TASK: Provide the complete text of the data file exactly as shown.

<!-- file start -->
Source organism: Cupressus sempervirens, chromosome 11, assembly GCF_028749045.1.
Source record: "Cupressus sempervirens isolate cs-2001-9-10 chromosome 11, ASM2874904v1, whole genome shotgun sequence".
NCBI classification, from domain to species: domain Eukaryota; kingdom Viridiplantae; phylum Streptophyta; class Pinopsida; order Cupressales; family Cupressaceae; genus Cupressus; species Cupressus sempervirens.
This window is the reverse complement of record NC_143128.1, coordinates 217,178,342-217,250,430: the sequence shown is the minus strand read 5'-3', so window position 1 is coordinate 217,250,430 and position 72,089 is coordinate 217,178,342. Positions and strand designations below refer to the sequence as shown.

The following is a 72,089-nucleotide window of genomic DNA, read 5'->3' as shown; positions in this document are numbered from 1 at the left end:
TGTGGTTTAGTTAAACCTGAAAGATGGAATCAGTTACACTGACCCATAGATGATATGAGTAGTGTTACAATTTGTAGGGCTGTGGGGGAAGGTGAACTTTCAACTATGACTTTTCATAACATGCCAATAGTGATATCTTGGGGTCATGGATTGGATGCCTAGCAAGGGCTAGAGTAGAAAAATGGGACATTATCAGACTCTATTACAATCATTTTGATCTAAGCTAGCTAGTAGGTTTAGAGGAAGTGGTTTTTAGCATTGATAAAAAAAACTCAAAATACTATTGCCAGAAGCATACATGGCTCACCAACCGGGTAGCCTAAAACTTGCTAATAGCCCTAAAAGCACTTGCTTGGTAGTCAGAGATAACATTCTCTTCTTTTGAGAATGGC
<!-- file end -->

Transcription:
Source organism: Cupressus sempervirens, chromosome 11, assembly GCF_028749045.1.
Source record: "Cupressus sempervirens isolate cs-2001-9-10 chromosome 11, ASM2874904v1, whole genome shotgun sequence".
NCBI classification, from domain to species: domain Eukaryota; kingdom Viridiplantae; phylum Streptophyta; class Pinopsida; order Cupressales; family Cupressaceae; genus Cupressus; species Cupressus sempervirens.
This window is the reverse complement of record NC_143128.1, coordinates 217,178,342-217,250,430: the sequence shown is the minus strand read 5'-3', so window position 1 is coordinate 217,250,430 and position 72,089 is coordinate 217,178,342. Positions and strand designations below refer to the sequence as shown.

The following is a 72,089-nucleotide window of genomic DNA, read 5'->3' as shown; positions in this document are numbered from 1 at the left end:
TGTGGTTTAGTTAAACCTGAAAGATGGAATCAGTTACACTGACCCATAGATGATATGAGTAGTGTTACAATTTGTAGGGCTGTGGGGGAAGGTGAACTTTCAACTATGACTTTTCATAACATGCCAATAGTGATATCTTGGGGTCATGGATTGGATGCCTAGCAAGGGCTAGAGTAGAAAAATGGGACATTATCAGACTCTATTACAATCATTTTGATCTAAGCTAGCTAGTAGGTTTAGAGGAAGTGGTTTTTAGCATTGATAAAAAAAACTCAAAATACTATTGCCAGAAGCATACATGGCTCACCAACCGGGTAGCCTAAAACTTGCTAATAGCCCTAAAAGCACTTGCTTGGTAGTCAGAGATAACATTCTCTTCTTTTGAGAATGGC